The cream rises

April 15, 2014

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The cream rises.

Not always and not as quickly as we might sometimes like – but eventually, good work is found and disseminated, if not always celebrated.

This thought came to me as I tried to sort through the numerous films on display at this year’s Tribeca Film Festival. So many movies, so much money – why aren’t more of them better?

Supposedly the New York Times ran reviews of more than 900 movies in 2013, which almost squares with my observation a year ago that, on any given Friday in New York, roughly 20 new movies open on a screen somewhere in the city. To see that many movies in a year, well, again, some rough math; You could do it if you watched three movies a day and took off one day a week plus a two-week vacation,

The Times obviously has a staff of critics and freelancers. No single critic could watch that many films, let alone review them, in a given year. Nor would he or she want to. Most important, nor should he have to.

Because the cream rises.

I’ve written in the past about the challenge of winnowing my way through the daily onslaught of screening invitations, DVD screeners and online links to stream a film. The number only seems to increase each week. I will take a day and a stack of screeners (or links) and apply my 20-minue rule: I’ll watch for 20 minutes and then decide if it’s worth continuing. Many don’t even take that long.

Because a movie worth watching announces itself almost from its first frame. What you see in that first 15 or 20 minutes generally tells you what the rest will be like.

(Which doesn’t mean I don’t sometimes last longer – but even at screenings, I have my limits. I walked out of the tedious Oscar-winner, “The Great Beauty,” after an hour, calculating that I’d seen nothing that made me want to sit through another 90 minutes of it.)

Still, there are way too many movies making it into the pipeline in one form or another. I would venture that, of those, roughly most of them will disappear into the infinite spaces of video-on-demand and the Internet, never to make the slightest dent on public consciousness.

Do I worry that some potential masterpiece is being mislaid, mishandled, ignored or boxed out? Not a lot, for a couple of reasons.

The main one is this: The cream rises. These days, there are simply too many ways to get the word out about a good film – just as, these days, you don’t have to wait to be discovered by a record company to get your music heard and disseminated.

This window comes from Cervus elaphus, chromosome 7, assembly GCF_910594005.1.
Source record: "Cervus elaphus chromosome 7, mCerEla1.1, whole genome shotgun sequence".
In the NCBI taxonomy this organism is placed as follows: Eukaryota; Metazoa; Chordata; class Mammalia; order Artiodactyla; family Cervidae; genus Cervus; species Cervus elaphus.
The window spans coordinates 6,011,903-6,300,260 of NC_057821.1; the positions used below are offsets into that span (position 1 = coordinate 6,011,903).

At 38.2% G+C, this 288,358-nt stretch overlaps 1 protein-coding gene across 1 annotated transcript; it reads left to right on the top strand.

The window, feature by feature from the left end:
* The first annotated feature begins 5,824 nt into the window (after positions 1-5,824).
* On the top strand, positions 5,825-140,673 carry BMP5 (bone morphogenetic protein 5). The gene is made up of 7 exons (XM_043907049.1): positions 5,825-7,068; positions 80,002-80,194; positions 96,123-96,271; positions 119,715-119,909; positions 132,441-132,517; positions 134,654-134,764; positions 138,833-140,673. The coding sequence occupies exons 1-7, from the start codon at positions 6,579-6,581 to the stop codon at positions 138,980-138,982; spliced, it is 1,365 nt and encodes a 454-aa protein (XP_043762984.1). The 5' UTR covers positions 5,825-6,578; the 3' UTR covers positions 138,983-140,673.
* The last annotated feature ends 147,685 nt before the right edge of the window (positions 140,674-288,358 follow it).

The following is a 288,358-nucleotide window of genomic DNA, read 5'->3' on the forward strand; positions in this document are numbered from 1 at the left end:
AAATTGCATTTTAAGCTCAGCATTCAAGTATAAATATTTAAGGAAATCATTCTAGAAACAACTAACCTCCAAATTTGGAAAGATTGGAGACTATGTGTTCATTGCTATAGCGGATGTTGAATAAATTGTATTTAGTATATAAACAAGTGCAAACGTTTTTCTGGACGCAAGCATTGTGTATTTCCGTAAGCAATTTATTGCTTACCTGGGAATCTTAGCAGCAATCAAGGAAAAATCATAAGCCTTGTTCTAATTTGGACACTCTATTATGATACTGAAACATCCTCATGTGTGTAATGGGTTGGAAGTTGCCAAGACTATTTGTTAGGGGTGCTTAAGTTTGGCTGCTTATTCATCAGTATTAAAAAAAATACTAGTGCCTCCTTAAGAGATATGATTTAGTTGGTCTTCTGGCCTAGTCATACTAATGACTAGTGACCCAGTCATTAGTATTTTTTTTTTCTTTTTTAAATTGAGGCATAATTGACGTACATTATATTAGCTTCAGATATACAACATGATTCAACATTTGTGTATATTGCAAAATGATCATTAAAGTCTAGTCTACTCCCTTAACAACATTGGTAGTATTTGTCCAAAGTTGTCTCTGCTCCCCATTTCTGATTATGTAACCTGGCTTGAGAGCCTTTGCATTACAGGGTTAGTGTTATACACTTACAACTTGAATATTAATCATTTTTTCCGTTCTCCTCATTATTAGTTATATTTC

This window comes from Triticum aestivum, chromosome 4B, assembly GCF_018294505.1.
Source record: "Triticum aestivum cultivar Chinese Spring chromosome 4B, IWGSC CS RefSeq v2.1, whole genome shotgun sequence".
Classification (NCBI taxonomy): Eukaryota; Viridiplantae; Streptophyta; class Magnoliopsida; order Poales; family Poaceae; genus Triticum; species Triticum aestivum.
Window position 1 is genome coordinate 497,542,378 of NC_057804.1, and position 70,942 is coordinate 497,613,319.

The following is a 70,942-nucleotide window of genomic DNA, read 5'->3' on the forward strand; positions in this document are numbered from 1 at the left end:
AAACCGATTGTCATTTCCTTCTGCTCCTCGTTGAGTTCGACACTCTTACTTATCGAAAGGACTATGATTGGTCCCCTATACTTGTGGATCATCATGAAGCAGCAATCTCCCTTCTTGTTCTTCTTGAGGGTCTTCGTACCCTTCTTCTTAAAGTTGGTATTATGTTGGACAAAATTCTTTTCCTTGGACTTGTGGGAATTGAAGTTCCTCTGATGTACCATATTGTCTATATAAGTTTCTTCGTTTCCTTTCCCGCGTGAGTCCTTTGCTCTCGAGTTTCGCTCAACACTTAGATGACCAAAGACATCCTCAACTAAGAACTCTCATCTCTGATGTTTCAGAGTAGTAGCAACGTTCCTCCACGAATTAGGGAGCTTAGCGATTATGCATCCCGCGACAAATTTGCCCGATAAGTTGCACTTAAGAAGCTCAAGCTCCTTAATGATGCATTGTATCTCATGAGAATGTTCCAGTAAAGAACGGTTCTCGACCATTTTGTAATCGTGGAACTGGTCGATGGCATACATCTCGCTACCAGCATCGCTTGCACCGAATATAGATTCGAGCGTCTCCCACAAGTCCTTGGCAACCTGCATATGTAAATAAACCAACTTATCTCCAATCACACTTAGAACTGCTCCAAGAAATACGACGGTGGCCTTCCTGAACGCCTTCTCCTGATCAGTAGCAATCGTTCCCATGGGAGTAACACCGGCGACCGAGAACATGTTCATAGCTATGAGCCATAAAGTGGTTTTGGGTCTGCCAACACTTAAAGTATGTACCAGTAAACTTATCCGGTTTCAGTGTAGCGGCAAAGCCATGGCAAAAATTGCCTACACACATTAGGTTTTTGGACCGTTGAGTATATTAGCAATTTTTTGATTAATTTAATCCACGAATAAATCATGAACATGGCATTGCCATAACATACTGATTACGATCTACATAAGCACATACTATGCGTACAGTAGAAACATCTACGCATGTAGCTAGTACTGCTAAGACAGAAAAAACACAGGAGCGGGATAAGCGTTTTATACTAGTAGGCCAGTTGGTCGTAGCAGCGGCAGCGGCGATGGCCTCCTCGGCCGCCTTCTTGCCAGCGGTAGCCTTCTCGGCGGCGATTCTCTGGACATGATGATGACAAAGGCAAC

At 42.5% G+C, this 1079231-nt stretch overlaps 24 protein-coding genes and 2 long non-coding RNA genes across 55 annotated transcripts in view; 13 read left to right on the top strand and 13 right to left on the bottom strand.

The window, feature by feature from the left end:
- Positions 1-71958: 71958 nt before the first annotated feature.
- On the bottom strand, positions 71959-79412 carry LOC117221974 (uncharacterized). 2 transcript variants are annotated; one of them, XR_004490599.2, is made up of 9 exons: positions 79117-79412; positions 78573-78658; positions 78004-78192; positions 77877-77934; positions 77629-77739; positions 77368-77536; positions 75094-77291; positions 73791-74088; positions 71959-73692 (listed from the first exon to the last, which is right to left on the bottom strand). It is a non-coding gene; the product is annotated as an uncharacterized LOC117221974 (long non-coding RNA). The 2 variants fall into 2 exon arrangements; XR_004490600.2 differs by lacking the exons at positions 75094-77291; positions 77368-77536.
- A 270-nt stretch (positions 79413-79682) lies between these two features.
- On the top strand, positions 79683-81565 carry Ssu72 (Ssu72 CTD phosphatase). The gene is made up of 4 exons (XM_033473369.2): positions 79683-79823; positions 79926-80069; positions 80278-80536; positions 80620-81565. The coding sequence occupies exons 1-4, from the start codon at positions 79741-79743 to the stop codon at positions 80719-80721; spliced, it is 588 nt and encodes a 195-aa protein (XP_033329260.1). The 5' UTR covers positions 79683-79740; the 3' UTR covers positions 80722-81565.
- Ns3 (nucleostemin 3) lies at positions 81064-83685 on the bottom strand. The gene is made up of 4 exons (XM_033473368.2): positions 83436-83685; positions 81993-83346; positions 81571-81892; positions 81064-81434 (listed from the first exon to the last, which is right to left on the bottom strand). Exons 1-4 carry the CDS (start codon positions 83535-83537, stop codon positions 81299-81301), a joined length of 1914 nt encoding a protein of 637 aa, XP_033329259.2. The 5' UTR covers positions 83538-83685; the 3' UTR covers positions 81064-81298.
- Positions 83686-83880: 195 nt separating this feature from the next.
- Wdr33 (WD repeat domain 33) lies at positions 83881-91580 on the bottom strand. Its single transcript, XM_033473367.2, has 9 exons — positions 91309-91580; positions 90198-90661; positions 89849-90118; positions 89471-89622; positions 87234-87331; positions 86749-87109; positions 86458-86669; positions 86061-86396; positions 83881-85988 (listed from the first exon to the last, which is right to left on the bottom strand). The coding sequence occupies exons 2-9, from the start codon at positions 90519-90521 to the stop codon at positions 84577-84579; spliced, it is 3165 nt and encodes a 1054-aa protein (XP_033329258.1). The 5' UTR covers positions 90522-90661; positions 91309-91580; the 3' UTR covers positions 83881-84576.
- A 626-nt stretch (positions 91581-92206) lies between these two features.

If you’re good enough, a tastemaker or doorkeeper or some other arbiter/critic will hear about you – or, at least, someone with the power of the Internet as a megaphone. There are simply too many ways for interesting work to reach someone with the power to do something about it for it to go ignored.

Certainly, we all have our unjustly ignored favorites, films (or books or TV shows) that we champion in hopes of notifying a larger audience so they can share our pleasure. But, as Samuel L. Goldwyn famously said, “If people don’t want to go to the picture, no one can stop them.”

Indeed, it becomes more and more difficult to be the one to find some unnoticed gem. You used to be able to go to a film festival and see a movie by an unknown director that you knew nothing about and discover Jim Jarmusch or the Coen brothers or Quentin Tarantino or Wes Anderson.

These days, even the most modest of movies comes ready-equipped with publicists and social-media campaigns that have spread the word long before anyone has seen the film. Once it’s screened at a festival to hundreds of bloggers, the word is immediately out.

Conversely, if you see a film at a festival – or read a flurry of coverage of a particular festival film – and then never read a word about it later, well, even if it does get a theatrical release, it probably won’t make any more of a splash with the public than it did at the festival.

That seems harsh but it’s a fact. There are more and more movies, but the number of theaters willing to show them or people willing to see them remains relatively static.

And yet I’m convinced there’s always an appetite for quality. I believe that, if you make something original, intelligent and surprising, you will at least get a shot.

Because the cream rises.

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